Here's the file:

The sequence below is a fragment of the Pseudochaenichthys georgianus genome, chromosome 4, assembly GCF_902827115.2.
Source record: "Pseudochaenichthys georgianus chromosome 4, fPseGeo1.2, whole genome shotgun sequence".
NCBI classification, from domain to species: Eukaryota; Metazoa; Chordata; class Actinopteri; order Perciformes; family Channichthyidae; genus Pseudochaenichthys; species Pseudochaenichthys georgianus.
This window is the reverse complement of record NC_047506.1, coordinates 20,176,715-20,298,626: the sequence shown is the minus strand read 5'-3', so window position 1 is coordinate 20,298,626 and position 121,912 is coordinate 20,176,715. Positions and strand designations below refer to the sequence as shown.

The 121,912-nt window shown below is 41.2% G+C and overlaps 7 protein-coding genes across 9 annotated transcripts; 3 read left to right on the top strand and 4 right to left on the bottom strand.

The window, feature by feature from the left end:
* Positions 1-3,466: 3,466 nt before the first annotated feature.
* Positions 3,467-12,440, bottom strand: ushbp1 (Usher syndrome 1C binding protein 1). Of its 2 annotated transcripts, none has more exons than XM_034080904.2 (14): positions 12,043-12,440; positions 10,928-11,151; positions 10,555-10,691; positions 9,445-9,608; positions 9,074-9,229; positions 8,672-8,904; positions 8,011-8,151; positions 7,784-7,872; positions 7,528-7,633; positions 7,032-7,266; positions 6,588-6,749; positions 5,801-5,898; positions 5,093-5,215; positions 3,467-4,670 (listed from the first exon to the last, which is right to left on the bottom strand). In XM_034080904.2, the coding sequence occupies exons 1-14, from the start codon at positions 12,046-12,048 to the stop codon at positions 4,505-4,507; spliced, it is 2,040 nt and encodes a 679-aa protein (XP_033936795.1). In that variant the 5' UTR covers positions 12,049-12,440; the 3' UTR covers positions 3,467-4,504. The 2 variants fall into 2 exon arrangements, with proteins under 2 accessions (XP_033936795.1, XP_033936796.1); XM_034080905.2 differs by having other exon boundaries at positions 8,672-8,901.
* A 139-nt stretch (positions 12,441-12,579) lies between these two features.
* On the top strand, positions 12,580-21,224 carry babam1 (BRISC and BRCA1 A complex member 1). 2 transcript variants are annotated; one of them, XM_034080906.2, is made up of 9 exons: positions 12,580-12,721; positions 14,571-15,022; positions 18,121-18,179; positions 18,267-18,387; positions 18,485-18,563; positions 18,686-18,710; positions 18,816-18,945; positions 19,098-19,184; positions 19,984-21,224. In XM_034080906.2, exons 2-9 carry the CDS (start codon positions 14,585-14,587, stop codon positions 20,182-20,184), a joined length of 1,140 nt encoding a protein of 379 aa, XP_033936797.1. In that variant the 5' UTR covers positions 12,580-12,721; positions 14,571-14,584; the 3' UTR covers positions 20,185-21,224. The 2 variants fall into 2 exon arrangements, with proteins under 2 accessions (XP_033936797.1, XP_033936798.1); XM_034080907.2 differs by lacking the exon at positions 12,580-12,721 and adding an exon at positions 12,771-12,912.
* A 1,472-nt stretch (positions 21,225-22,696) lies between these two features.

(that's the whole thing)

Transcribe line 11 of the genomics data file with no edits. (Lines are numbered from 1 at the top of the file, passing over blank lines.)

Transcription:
* A 1,472-nt stretch (positions 21,225-22,696) lies between these two features.